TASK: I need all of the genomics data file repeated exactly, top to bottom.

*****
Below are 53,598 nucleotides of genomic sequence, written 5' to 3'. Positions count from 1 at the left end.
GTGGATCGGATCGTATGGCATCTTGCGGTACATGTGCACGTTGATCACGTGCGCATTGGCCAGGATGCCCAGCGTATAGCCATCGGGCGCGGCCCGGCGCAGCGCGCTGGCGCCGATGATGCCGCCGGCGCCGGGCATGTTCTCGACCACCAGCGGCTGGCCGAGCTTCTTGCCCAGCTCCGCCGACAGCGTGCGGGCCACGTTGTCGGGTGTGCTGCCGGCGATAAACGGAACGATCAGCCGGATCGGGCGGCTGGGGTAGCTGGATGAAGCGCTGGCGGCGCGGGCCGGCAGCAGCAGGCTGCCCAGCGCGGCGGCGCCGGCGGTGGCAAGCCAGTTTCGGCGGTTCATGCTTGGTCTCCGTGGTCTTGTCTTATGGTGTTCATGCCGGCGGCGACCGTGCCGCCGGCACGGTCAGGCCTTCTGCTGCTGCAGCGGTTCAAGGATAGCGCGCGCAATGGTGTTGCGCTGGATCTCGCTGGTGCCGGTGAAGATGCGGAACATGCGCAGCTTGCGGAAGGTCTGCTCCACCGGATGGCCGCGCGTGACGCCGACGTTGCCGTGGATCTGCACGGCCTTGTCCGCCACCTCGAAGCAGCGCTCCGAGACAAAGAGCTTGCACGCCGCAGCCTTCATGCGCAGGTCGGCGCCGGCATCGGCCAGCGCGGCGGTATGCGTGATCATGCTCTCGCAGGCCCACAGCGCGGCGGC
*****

Below are 53,598 nucleotides of genomic sequence, written 5' to 3'. Positions count from 1 at the left end.
GTGGATCGGATCGTATGGCATCTTGCGGTACATGTGCACGTTGATCACGTGCGCATTGGCCAGGATGCCCAGCGTATAGCCATCGGGCGCGGCCCGGCGCAGCGCGCTGGCGCCGATGATGCCGCCGGCGCCGGGCATGTTCTCGACCACCAGCGGCTGGCCGAGCTTCTTGCCCAGCTCCGCCGACAGCGTGCGGGCCACGTTGTCGGGTGTGCTGCCGGCGATAAACGGAACGATCAGCCGGATCGGGCGGCTGGGGTAGCTGGATGAAGCGCTGGCGGCGCGGGCCGGCAGCAGCAGGCTGCCCAGCGCGGCGGCGCCGGCGGTGGCAAGCCAGTTTCGGCGGTTCATGCTTGGTCTCCGTGGTCTTGTCTTATGGTGTTCATGCCGGCGGCGACCGTGCCGCCGGCACGGTCAGGCCTTCTGCTGCTGCAGCGGTTCAAGGATAGCGCGCGCAATGGTGTTGCGCTGGATCTCGCTGGTGCCGGTGAAGATGCGGAACATGCGCAGCTTGCGGAAGGTCTGCTCCACCGGATGGCCGCGCGTGACGCCGACGTTGCCGTGGATCTGCACGGCCTTGTCCGCCACCTCGAAGCAGCGCTCCGAGACAAAGAGCTTGCACGCCGCAGCCTTCATGCGCAGGTCGGCGCCGGCATCGGCCAGCGCGGCGGTATGCGTGATCATGCTCTCGCAGGCCCACAGCGCGGCGGC